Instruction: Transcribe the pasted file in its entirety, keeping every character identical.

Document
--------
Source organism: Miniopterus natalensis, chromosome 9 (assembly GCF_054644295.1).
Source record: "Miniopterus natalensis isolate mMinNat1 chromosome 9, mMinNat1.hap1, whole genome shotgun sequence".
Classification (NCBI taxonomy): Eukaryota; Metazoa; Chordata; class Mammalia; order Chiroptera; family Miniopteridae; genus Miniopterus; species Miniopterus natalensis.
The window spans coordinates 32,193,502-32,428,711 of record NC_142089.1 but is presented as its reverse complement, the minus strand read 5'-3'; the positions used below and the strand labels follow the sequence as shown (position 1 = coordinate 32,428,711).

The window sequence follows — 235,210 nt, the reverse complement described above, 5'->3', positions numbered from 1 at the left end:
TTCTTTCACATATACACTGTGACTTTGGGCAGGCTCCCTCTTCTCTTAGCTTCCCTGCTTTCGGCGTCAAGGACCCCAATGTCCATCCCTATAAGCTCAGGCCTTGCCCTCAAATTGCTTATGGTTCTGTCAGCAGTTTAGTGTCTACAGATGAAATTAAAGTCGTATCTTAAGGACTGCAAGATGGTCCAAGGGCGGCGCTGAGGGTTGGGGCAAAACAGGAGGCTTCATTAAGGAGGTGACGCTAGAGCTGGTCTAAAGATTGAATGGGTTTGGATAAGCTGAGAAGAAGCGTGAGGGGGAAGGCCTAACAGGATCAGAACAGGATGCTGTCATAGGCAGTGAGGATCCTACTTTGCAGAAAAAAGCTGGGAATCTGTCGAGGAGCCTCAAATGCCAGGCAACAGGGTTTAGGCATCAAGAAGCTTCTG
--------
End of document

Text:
Source organism: Miniopterus natalensis, chromosome 9 (assembly GCF_054644295.1).
Source record: "Miniopterus natalensis isolate mMinNat1 chromosome 9, mMinNat1.hap1, whole genome shotgun sequence".
Classification (NCBI taxonomy): Eukaryota; Metazoa; Chordata; class Mammalia; order Chiroptera; family Miniopteridae; genus Miniopterus; species Miniopterus natalensis.
The window spans coordinates 32,193,502-32,428,711 of record NC_142089.1 but is presented as its reverse complement, the minus strand read 5'-3'; the positions used below and the strand labels follow the sequence as shown (position 1 = coordinate 32,428,711).

The window sequence follows — 235,210 nt, the reverse complement described above, 5'->3', positions numbered from 1 at the left end:
TTCTTTCACATATACACTGTGACTTTGGGCAGGCTCCCTCTTCTCTTAGCTTCCCTGCTTTCGGCGTCAAGGACCCCAATGTCCATCCCTATAAGCTCAGGCCTTGCCCTCAAATTGCTTATGGTTCTGTCAGCAGTTTAGTGTCTACAGATGAAATTAAAGTCGTATCTTAAGGACTGCAAGATGGTCCAAGGGCGGCGCTGAGGGTTGGGGCAAAACAGGAGGCTTCATTAAGGAGGTGACGCTAGAGCTGGTCTAAAGATTGAATGGGTTTGGATAAGCTGAGAAGAAGCGTGAGGGGGAAGGCCTAACAGGATCAGAACAGGATGCTGTCATAGGCAGTGAGGATCCTACTTTGCAGAAAAAAGCTGGGAATCTGTCGAGGAGCCTCAAATGCCAGGCAACAGGGTTTAGGCATCAAGAAGCTTCTG